Authentic Learning Category 7
Here is a collection of articles written on the EdVisions model and network schools.
Authentic Learning articles
*All articles are available upon request by emailing email@example.com
Category 7: Active engagement with the community encouraging initiative, innovation, citizenship and accountability.
Cruse, M. (2015). Building community partnerships. Techniques: Connecting Education & Careers, 90(2), 34.
The article discusses the U.S. school advisory boards' efforts to create partnerships between local economy and schools to tackle low graduation and underperformance rates that affect schools. It presents views of Richard Kahan, founder of the nonprofit Urban Assembly (UA), about UA's investment in schools in South Bronx, New York, highlights the UA School for Global Commerce (UASGC), and informs that Andrew Genn of New York City Economic Development Corp. has joined the UASGC advisory board.
Frykholm, A. (2011). Reform that works. Christian Century, 128(16), 22.
The article presents discussion regarding educational reform in the United States in the early 21st century. Introductory comments are offered criticizing the conditions of public education in the nation. The weaknesses of the No Child Left Behind initiative of 2001 are mentioned. Alternative reformation strategies such as teacher merit pay are addressed. The community school model is then profiled and exemplified for its potential utility.
Molnar, M. (2013). Home and community involvement can play key part in school success. Education Week, 32(16), 28.
The article examines school relationships with parents and community members designed to improve school safety, discipline, and academic achievement. According to researchers Mary Keegan Eamon and Jun Sung Hong, children in areas with high crime rates viewed their schools as less safe while children who discussed their schoolwork with parents felt safer at school. Other topics covered include parent outreach programs, community mentoring services, and treatment of behavior problems in girls.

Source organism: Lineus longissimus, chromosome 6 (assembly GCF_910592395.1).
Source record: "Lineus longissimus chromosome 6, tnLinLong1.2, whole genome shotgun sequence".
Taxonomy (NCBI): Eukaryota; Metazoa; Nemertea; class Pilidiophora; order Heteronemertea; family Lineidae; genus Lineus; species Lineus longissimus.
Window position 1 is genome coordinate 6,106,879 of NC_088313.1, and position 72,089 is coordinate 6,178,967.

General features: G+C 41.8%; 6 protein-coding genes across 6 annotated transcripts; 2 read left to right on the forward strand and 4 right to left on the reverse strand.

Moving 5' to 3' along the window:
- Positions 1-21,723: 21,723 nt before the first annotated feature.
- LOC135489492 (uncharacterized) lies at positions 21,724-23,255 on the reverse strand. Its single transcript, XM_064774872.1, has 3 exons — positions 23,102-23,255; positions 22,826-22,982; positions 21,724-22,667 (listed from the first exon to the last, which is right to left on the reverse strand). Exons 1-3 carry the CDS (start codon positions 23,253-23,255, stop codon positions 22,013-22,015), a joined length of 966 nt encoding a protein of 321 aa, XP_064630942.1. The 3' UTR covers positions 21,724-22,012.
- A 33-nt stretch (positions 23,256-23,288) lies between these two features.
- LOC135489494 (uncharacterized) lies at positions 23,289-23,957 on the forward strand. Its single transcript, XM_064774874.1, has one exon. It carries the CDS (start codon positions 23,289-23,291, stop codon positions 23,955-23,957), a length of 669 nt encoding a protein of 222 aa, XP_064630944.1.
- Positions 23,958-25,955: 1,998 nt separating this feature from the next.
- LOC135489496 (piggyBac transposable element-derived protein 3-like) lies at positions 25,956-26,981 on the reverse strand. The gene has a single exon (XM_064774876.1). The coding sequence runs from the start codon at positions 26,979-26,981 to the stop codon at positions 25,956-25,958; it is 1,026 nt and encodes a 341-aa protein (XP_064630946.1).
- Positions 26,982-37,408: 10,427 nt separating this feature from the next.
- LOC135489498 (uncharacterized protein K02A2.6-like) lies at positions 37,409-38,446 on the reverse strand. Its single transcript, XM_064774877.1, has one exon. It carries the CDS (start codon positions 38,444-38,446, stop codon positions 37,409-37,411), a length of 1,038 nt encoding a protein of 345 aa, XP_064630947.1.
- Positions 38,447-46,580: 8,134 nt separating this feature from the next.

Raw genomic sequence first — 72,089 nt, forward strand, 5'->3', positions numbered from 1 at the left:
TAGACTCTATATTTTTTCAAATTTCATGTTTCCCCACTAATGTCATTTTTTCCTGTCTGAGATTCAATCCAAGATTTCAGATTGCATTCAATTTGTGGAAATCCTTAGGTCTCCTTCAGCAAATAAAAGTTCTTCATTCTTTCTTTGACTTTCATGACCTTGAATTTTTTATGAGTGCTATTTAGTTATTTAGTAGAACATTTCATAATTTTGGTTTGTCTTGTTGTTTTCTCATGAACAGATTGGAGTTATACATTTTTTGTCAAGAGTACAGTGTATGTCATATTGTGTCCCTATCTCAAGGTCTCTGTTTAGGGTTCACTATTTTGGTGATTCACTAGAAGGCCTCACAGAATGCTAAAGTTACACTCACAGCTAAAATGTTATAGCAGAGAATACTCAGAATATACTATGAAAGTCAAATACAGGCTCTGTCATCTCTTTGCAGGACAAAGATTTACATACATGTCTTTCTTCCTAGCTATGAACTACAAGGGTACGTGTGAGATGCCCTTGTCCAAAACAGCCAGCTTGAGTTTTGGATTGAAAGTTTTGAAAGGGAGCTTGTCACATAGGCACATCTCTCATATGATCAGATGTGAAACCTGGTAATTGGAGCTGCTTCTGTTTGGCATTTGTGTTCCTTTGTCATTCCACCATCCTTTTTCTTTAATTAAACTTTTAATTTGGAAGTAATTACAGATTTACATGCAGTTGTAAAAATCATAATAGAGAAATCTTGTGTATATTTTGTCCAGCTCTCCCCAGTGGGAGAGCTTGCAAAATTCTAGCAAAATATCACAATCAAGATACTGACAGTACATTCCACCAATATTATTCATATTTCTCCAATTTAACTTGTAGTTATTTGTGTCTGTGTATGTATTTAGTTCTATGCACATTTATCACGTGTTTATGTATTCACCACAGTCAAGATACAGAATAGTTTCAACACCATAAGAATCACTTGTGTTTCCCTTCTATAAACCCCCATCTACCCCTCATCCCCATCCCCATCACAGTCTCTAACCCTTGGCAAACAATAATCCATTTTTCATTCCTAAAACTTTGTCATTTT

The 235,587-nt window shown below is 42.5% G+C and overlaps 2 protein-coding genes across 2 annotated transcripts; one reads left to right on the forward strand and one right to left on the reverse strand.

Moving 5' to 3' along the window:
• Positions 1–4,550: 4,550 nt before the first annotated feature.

Nathan, Joe. (2011). Co-op ideas can help education. Rural Cooperatives, 78(1), 30.
The article presents a discussion on the important contribution of the agricultural cooperatives in the creation of Minnesota New Country School (MNCS), adapted from a column that appeared in the "Mille Lac County Times" newspaper.
Nina Lester, J., Kronick, B., & Benson, M. (2012). A university joins the community. Phi Delta Kappan, 93(6), 42.
The article discusses an educational partnership between the University of Tennessee and Pond Gap Elementary school (PGES) in Knoxville, Tennessee, called the University-Assisted Community School (UACS), an after-school program that addresses educational inequity. The authors look at the educational collaboration between PGES principal Susan Espiritu and professor Bob Kronick, the partnership's impact on school-community relations, and parent participation in the program. Also discussed is the impact of community mentors and volunteers on the success of the program.
Pawlowski, B., & Meeder, H. K. (2012). Community support. Techniques: Connecting Education & Careers, 87(2), 24.
The article offers information related to the community support for career and technical education (CTE) programs. It discusses several factors included in the full spectrum of community support including financial contributions, goods and services, and mentors. It notes the significant role of mentoring in the improvement of student outcomes, specifically in the time of staff who administer the CTE program.
Vaillancourt, K., & Amador, A. (2014). School-community alliances enhance mental health services. Phi Delta Kappan, 96(4), 57.
Building effective school community partnerships requires recognition of barriers along with time and commitment from both the school district and community agencies to overcome those barriers. It may seem overwhelming to fully address each of the challenges while attempting to implement each element of effective school partnerships all at once, but it is necessary to ensure that the partnership is truly collaborative, effective, and improves mental health outcomes for children and youth.